Editor’s Note: Gambling addiction, by virtue of being the first non-substance disorder to be included in the addiction chapter of DSM-5, is beginning to achieve credibility in a treatment community that has heretofore been skeptical. A basic tenet in the addiction field is that the first step in dealing with a problem is to acknowledge that the problem exists. In this spirit, our guest writer this month, Jeff Beck, suggests that a good first step to expedite this issue coming out of the shadows is to “have the conversation.” Gambling disorders, as much as any substance use disorder, can remain hidden until severe consequences have developed. Earlier identification of substance use disorders can often improve treatment outcomes. I hope that his article will enable clinicians to begin to apply this principle to those suffering with gambling disorders.
By Jeffrey Beck
The National Council on Problem Gambling has designated March as Problem Gambling Awareness Month. This is a grassroots effort designed to call attention to the fact that gambling disorders constitute a public health issue. Six to eight million Americans meet criteria for gambling disorders. It is estimated that 8-10 people are affected by one individual’s gambling problem, as it impacts relationships, families, business and communities.
The theme for March is “Have the Conversation.” This can be utilized in many different settings. Addiction and mental health counselors can properly screen for gambling disorders, which will lead them to “have the conversation” with their clients; otherwise it may go undetected. Family members can “have the conversation” with those who are showing signs of a gambling disorder. Individuals who find that gambling is causing negative consequences in their lives and affecting their finances, legal status, employment, family, emotionality, cognitive skills or spirituality can “have the conversation” with gambling helplines, which can direct them to available resources that can help. Casino industry professionals can “have the conversation” with each other and with The Maryland Center of Excellence on Problem Gambling to better understand how to minimize harm while promoting the gambling industry.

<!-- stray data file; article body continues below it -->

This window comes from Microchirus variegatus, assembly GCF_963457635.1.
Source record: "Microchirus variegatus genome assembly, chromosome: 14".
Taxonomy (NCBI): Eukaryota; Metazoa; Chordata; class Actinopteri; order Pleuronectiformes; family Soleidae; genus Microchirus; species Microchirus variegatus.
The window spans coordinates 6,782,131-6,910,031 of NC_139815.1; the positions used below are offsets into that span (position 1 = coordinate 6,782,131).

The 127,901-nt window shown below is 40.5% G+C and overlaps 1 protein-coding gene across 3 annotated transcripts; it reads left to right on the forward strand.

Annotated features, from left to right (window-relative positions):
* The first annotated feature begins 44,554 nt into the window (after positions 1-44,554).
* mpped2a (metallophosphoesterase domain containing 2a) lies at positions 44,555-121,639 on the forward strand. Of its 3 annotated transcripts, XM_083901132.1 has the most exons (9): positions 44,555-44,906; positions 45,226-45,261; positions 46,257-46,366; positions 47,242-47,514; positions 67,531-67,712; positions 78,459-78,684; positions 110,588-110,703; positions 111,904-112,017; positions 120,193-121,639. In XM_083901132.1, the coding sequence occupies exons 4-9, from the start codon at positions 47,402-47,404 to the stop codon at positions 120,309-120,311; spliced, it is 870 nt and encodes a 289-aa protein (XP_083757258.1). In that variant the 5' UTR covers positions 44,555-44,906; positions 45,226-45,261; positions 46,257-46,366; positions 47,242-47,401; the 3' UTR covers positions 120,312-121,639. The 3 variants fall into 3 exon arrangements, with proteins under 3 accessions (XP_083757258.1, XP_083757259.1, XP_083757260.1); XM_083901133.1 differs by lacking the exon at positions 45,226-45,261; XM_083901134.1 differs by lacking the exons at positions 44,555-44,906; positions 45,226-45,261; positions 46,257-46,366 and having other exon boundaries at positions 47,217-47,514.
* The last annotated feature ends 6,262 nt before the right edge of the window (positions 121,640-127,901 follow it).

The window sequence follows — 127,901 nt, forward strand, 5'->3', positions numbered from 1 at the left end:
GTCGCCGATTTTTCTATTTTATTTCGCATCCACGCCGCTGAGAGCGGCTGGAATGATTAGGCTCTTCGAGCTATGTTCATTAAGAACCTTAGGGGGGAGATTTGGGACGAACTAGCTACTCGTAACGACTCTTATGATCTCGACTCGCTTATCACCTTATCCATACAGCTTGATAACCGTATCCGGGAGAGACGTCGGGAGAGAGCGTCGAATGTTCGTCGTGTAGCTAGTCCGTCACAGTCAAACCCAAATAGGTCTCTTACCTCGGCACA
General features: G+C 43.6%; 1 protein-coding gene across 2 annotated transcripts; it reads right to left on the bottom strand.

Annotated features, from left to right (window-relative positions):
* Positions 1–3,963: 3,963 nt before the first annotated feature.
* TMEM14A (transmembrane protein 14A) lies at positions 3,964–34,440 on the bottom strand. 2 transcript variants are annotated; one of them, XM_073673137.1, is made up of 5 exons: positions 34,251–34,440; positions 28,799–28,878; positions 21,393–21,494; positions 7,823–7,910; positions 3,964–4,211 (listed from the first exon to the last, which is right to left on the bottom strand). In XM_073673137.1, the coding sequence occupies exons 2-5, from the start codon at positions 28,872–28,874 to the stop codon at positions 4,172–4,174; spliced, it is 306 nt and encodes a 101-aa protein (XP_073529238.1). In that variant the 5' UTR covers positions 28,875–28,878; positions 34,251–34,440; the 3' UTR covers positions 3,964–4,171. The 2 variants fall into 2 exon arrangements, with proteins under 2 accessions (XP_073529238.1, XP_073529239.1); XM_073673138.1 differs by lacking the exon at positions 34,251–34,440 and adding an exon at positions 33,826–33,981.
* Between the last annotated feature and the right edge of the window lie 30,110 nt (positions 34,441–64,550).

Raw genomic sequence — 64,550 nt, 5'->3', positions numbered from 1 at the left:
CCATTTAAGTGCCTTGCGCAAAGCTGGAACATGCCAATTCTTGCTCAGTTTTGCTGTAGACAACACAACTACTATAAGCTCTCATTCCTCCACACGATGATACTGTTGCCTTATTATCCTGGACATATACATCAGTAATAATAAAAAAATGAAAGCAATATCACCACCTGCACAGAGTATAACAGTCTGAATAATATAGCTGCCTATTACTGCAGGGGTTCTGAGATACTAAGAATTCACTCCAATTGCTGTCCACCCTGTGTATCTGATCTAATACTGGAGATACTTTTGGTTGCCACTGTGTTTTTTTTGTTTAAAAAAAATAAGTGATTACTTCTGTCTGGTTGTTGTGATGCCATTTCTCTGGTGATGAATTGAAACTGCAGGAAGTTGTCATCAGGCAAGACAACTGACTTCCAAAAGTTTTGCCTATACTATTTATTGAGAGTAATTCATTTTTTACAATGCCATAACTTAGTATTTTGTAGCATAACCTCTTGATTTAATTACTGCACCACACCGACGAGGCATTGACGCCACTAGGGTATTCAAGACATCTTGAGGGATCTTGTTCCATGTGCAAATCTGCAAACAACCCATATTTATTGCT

Research shows that less than 10 percent of individuals with gambling disorder ever seek professional or self-help groups. There is still a stigma attached to gambling, a reluctance to discuss it and a lack of awareness of the availability of treatment. March is designed to raise awareness about the many far-reaching effects of gambling disorders, such as increased risk of suicide, physical and emotional health issues, increased domestic violence rates, decreased work productivity and increased risk of bankruptcy.
We cannot identify gambling issues through blood, urine screens or hair follicles. It can’t be smelled on the breath or noticed in slurred speech or dilated pupils. This is why it is often referred to as an invisible addiction. However, there are financial, behavioral, relational and emotional manifestations that can be observed and that can suggest a problem. Having the conversation is a way to voice concerns in a manner that may encourage those negatively affected by gambling to talk openly and seek help.
Gambling has been normalized in our society; 80-90 percent of Americans have gambled in their lifetime. Most are social gamblers, who are able to exercise control over the gambling, seeing it as a form of entertainment rather than a money making venture. Our hope is to raise awareness that some people do develop gambling disorders and help is available. Having the conversation in March is a great way to reach out to those who may be at risk or are suffering and encourage the utilization of resources that can help. Any individual in Maryland concerned about their own gambling or the gambling of others can call, chat or text to 1-800-GAMBLER to find help.
Jeffrey Beck is clinical director for the Maryland Center of Excellence on Problem Gambling.